In a truly historic (according to many) and pathbreaking effort- the traditional scholars and practitioners of the oral tradition responded to the theses and claims made by etic (outsiders to the tradition) scholars. The traditional debate on “statement veracity” – vākyārtha – interestingly, is also known as sastra-artha as it primarily deals with statements from the sastra related “texts” only. The statements primarily have to deal with sastra and debate is generally structured around the interpretations and their ramifications.The prevailing asymmetry in discourse (the global academic narrative on the nature of indian knowledge and sastra), the sheer build up of the arguments over centuries, and the lack of a forum for the tradition to respond in its own dialectic was one of the motivations of the Swadeshi Indology Conference Series.
In the oral tradition such an “oral” debate is known as a vākyārtha (a discussion or debate on the “meaning” or contents of statements).The traditional scholars were also in agreement that a vakyartha for dharma would indeed allow for a laxity in the strictness of the rules.Responding to the western indologists’ core thesis (translated into sanskrit) would not be a transgression.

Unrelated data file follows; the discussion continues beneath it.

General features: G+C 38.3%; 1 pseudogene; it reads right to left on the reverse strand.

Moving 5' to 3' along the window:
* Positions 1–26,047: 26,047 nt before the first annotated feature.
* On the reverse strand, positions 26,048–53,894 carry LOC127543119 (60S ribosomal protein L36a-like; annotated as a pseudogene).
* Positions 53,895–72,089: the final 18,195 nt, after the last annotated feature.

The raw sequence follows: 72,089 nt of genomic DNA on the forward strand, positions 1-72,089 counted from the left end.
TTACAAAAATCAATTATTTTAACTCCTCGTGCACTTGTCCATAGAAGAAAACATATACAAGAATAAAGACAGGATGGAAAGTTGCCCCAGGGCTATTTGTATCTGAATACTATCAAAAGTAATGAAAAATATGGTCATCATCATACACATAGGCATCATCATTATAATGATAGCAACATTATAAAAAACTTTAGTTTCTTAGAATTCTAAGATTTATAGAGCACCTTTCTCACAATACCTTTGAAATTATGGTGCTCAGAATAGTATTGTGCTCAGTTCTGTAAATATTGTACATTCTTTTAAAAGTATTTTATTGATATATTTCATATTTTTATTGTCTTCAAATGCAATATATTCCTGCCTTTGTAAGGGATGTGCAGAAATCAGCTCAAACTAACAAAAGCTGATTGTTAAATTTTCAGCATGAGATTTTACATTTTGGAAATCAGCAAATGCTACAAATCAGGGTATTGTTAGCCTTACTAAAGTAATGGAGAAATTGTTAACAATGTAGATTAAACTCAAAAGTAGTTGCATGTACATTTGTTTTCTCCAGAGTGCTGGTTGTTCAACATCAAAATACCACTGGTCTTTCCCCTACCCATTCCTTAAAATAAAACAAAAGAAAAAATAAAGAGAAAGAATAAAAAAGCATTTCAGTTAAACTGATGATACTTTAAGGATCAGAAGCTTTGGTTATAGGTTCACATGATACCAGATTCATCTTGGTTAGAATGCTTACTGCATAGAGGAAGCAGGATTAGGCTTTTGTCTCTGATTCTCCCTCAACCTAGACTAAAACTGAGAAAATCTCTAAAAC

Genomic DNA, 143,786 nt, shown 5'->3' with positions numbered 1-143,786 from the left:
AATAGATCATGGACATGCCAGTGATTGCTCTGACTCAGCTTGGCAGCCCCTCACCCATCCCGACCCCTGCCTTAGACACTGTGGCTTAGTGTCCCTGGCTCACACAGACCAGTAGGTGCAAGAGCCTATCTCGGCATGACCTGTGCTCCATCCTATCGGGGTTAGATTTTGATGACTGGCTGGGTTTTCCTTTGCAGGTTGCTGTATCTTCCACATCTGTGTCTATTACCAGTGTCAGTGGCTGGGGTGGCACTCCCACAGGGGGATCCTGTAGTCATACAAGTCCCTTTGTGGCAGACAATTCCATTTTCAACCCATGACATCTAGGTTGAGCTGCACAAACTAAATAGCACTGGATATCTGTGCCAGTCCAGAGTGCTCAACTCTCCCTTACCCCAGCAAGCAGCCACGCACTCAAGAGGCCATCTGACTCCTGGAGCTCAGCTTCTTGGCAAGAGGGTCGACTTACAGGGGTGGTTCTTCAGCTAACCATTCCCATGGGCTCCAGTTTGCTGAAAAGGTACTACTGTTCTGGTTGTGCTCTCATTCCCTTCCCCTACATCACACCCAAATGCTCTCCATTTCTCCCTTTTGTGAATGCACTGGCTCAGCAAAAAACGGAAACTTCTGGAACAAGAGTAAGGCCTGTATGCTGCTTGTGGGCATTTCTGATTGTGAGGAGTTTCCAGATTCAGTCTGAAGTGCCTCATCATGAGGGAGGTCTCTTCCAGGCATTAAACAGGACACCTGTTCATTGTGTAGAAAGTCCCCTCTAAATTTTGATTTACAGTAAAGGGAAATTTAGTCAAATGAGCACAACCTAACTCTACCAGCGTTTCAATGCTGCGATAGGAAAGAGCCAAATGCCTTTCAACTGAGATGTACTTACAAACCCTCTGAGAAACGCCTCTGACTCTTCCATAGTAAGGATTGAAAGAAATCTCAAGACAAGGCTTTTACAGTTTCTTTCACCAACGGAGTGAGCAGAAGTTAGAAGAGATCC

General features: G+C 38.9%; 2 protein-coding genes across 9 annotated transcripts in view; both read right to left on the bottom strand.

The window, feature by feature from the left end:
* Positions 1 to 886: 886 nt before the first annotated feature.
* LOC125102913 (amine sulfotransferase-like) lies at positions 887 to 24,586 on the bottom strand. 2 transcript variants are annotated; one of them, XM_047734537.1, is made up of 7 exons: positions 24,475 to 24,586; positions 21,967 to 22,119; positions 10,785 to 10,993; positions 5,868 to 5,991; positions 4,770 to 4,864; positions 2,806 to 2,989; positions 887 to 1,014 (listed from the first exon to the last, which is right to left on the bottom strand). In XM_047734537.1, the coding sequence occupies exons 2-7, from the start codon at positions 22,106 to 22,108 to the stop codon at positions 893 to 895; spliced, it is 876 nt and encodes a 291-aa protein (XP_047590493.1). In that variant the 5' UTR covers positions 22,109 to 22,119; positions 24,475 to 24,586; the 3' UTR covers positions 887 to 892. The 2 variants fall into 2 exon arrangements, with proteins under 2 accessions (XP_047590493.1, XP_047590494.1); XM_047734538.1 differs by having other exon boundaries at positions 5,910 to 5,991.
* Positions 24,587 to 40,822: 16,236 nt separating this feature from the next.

In accordance with the themes of the second Swadeshi Indology conference, the theses of the Neo-Orientalists – specifically Sheldon Pollock were analysed and responded to by the scholars of the oral tradition (in sanskrit). The sadas event was videographed. The video content and the related material is being shared here. A book elaborating on the topics debated in the sadas is also in the works.Scholars, Academics, interested readers and all who are interested in the pursuit and protection of dharma are requested to engage with this content.
Please share with a wider audience and give us your feedback. Infinity Foundation will pursue more such efforts with the Oral tradition as basis on a wider range of topics , to not only bring back adhikara to the tradition but also to reverse the gaze on dharmic terms. We look forward to your support in any way possible.